Be open to advice. If you have prayed about your consultation with a professional, be willing to listen to what that professional has to say. Of course, this does not mean that you have to accept the advice, but do try to listen to another perspective. You may be given insights that you would not have had on your own. An example of this in my life was when one of my sons was struggling to read phonetically. Using phonics to read is the approach most accepted in homeschooling circles. But I spoke to my neighbor who is a reading specialist, and she told me that I needed to let my son use a whole language approach to read. If you have no idea what whole language is, that’s understandable. It essentially means that you allow your child to memorize words in whole. As soon as I allowed my son to stop sounding out words and to just memorize them, he was reading and feeling confident about his ability to read. Be open to advice you get from professionals. Research it and discuss it with your spouse and others.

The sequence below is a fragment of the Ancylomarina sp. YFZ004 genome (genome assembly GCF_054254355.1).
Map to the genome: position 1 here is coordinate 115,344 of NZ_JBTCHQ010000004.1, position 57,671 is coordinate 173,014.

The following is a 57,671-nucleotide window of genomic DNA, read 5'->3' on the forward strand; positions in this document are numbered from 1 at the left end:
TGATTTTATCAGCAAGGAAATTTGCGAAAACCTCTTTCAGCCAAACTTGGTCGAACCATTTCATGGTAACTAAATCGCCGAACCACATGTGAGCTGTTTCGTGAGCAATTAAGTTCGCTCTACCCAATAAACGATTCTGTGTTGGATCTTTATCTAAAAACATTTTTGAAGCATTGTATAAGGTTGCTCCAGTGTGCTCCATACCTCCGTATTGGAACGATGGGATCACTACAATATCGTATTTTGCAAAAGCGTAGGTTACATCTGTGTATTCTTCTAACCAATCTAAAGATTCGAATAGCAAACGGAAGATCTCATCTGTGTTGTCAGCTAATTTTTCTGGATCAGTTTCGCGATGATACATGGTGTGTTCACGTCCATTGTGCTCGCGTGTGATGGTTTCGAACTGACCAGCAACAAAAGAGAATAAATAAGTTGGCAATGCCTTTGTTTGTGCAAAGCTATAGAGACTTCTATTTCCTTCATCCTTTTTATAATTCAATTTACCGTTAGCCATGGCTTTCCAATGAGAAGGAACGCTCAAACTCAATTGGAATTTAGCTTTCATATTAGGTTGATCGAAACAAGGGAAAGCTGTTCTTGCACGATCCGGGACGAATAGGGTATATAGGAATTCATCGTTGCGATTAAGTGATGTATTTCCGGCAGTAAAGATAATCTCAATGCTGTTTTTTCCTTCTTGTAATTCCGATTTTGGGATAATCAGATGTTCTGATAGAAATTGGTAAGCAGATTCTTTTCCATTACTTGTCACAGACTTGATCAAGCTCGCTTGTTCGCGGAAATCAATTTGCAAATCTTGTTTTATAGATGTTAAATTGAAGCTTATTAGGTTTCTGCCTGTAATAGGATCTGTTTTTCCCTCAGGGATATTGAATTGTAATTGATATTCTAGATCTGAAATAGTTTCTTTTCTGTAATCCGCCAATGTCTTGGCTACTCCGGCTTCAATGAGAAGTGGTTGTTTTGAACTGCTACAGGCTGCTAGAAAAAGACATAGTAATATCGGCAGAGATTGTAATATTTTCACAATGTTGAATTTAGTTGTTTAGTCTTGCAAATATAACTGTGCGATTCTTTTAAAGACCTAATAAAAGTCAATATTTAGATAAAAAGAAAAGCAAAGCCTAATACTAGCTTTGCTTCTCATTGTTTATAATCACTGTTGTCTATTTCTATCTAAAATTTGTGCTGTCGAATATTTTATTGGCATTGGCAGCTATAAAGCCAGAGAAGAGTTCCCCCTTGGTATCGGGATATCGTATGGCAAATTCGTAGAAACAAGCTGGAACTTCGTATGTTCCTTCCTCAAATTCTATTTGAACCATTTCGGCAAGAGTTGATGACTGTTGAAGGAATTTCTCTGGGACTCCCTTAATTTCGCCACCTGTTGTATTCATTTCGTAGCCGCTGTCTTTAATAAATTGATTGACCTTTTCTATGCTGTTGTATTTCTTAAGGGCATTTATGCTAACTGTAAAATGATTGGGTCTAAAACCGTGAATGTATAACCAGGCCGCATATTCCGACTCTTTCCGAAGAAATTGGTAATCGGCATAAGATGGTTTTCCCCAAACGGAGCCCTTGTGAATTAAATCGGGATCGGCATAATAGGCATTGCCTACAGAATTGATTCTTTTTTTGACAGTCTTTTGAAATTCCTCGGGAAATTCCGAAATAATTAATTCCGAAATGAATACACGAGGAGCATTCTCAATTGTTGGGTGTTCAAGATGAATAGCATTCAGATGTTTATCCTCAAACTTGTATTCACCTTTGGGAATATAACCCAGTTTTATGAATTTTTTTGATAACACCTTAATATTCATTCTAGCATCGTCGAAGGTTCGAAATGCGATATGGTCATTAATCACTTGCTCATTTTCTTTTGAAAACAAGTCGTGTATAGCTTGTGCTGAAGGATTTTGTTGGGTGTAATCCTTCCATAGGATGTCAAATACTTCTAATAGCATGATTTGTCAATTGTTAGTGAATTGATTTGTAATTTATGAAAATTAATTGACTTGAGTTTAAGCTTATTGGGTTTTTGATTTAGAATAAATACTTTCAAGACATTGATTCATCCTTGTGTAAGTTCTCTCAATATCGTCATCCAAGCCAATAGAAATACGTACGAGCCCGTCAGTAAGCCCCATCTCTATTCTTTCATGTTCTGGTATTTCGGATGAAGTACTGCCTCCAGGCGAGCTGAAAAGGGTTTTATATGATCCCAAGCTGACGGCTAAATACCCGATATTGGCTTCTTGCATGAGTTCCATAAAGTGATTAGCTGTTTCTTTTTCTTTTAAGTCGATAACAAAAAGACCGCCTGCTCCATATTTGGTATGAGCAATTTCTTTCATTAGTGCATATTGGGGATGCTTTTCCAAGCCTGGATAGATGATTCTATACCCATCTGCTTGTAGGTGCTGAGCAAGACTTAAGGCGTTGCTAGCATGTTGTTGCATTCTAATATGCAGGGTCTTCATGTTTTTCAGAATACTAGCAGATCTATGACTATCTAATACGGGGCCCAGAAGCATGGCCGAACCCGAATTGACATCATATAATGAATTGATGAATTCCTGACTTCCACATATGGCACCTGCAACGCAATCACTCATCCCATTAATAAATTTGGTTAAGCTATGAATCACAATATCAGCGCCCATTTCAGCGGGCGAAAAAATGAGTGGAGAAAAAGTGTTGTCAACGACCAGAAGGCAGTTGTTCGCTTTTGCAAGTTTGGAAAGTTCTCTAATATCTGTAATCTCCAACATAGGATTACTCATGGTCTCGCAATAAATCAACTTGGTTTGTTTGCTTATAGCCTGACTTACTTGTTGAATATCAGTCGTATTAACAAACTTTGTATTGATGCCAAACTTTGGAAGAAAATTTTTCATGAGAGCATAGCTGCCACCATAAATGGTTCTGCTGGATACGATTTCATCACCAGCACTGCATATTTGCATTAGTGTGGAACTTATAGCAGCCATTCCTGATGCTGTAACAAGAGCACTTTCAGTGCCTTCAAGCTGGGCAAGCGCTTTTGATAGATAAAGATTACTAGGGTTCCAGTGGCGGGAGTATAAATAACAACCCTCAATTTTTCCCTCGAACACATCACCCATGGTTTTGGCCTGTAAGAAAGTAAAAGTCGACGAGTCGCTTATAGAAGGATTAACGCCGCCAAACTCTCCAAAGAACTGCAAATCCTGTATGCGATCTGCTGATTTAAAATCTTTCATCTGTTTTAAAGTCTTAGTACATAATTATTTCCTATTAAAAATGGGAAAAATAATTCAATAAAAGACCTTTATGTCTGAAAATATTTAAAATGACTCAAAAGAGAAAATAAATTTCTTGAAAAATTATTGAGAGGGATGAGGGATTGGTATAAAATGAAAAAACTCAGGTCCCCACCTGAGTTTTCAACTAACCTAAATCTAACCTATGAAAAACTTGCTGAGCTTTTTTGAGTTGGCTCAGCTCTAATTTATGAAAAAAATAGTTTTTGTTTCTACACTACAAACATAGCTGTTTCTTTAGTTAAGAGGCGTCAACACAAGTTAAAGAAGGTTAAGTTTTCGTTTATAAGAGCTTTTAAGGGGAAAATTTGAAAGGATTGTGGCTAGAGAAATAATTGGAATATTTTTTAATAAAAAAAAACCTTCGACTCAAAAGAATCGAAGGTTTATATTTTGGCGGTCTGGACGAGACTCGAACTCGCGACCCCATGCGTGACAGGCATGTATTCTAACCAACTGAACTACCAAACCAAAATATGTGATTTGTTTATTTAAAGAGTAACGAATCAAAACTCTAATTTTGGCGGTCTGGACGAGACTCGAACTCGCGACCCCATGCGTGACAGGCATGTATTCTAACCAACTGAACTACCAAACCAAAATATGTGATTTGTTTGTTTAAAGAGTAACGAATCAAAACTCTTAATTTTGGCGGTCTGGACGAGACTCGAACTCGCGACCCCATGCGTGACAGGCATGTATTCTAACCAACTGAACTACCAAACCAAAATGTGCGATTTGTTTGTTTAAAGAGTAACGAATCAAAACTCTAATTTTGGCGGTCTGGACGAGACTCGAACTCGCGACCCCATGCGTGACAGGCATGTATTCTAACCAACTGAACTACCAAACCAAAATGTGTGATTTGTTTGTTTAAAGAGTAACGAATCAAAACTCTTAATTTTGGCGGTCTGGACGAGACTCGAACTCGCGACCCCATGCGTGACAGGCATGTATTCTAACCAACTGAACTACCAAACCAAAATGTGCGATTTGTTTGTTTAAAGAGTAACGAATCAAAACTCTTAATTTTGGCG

Do not be confrontational. The final step I have for you in working with professionals as a homeschooler is one you need to take when your views of the problem and the professional’s view of the problem are in conflict. The Bible tells us to be kind to everyone and able to teach (2 Timothy 2:24). We cannot be kind or teach professionals about the homeschooling lifestyle and the advantages of it, if we are belligerent. If a professional makes a suggestion, such as you need to put your children in school, simply say, “Thank you for the advice. I will consider it.” Then it is well within your rights to move on to a different professional for a second opinion. I would not announce the fact that you are going to seek a second opinion, however. In every way we want to present ourselves as reasonable, open, and concerned with what’s best for our children. If you find that the professional you have consulted is not a good fit, start the process over again. Get another referral, pray for favor, and be open to advice. Sometimes finding the right person to work with can be as challenging as finding the right mate. Be patient and don’t give up.

What experiences have you had working with professionals as a homeschooler? Do you have any other advice? Let’s chat about it on Facebook